Not that I'm complaining. Some of the hottest girls in class, who used to ignore me, are suddenly smiling at me in agreement. Seeing me. It's just that... now I'm not quite sure I see the real me. Am I Chinese, but blind to it? What's going on here?



I don't do as the dream suggests. I delay calling anyone, doing anything social. I try, but can't. Instead I pace uneasily around the house, until a book leaps into my hand--from a stack of library books one of my housemates checked out. It's Mao by Jung Chang. She's interviewed or researched absolutely everyone who knew him--down to the guy who did his laundry. Their revelations sicken me; I get queasy and can't eat. But I can't stop reading.

Mao brutally betrays friends, family, comrades, the peasants he supposedly championed. A guiltless sociopath who serenely lies and murders. Though Jung Chang clearly loathes him, it's hard to call her biased--she's put together such a damning, comprehensive case despite official whitewashing and intimidation. Such consistent evil! And not only his own; without strong early support from Stalin, he'd never have clawed his way into power. Nor would he have made it without passive, reluctant complicity by many who knew he was a monster but saw no safe way to oppose him.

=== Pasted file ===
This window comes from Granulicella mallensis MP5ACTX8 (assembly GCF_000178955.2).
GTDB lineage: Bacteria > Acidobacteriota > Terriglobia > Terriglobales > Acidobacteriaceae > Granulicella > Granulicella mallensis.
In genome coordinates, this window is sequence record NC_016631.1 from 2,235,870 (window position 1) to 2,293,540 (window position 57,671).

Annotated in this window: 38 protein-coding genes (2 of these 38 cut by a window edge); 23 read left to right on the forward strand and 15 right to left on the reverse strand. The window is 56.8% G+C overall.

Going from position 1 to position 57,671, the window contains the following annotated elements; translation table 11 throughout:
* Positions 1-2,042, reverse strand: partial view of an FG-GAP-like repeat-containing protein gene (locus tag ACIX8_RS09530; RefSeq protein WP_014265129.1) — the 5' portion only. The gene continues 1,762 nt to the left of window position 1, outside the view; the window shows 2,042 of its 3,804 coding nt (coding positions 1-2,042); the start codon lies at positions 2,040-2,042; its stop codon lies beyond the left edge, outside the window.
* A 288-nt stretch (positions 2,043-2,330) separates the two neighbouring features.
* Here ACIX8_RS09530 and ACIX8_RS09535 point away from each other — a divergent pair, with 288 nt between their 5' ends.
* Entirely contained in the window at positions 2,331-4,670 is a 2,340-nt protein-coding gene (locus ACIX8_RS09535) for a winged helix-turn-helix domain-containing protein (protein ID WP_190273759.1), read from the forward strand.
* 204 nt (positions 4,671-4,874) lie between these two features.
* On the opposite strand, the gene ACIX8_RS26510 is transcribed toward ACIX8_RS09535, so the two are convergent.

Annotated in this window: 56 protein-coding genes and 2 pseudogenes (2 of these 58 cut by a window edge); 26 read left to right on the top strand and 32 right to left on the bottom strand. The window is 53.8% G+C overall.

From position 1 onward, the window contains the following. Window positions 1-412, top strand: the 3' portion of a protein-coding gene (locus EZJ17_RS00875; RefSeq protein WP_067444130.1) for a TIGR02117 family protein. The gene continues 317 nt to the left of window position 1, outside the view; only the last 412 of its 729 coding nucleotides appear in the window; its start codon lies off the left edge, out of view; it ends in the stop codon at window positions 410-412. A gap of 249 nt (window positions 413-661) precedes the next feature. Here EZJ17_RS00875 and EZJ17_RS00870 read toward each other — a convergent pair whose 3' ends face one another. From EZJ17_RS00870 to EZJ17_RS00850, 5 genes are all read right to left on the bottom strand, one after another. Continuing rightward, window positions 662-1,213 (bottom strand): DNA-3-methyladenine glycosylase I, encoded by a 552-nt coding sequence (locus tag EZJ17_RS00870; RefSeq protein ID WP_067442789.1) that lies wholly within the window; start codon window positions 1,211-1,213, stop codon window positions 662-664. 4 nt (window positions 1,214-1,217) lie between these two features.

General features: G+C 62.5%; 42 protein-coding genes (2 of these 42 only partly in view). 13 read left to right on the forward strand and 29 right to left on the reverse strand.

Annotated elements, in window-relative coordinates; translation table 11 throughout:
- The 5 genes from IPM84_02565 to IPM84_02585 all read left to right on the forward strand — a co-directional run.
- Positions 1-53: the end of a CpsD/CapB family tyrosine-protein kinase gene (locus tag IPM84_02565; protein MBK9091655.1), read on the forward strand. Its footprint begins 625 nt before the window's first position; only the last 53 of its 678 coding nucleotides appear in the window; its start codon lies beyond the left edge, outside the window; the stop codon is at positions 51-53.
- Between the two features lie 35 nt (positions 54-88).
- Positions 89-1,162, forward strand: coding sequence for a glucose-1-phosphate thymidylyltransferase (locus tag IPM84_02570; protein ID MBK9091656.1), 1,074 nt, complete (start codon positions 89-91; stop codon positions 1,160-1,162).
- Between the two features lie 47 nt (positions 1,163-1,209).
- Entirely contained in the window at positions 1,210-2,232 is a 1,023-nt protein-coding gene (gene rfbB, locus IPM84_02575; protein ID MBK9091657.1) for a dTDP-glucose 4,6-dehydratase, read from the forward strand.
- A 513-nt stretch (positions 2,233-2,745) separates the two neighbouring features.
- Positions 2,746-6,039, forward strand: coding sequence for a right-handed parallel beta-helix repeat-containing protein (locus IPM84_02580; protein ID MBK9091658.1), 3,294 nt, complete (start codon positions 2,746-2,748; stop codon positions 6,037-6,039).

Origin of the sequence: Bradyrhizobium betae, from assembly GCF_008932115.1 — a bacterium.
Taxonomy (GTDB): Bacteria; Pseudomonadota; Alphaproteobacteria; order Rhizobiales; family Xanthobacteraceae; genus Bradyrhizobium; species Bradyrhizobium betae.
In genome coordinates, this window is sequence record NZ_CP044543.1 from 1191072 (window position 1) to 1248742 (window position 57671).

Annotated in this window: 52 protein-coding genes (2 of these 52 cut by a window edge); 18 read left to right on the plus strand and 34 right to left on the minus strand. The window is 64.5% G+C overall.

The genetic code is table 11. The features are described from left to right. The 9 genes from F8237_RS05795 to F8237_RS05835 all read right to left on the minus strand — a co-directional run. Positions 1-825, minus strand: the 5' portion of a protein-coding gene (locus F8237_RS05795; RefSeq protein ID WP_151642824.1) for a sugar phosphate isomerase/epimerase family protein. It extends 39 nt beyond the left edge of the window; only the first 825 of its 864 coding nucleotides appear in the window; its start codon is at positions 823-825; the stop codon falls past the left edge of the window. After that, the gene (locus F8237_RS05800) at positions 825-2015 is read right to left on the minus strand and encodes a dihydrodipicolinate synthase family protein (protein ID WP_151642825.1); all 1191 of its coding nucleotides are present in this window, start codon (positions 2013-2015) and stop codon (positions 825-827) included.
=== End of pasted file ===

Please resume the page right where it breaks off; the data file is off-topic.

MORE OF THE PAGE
But part of it just seems like luck, too. So many small changes could have prevented his rise, and saved millions of lives. But he led a charmed life, outlasting Hitler and Stalin, his only rivals for history's mass-murder crown since Jenghiz Khan.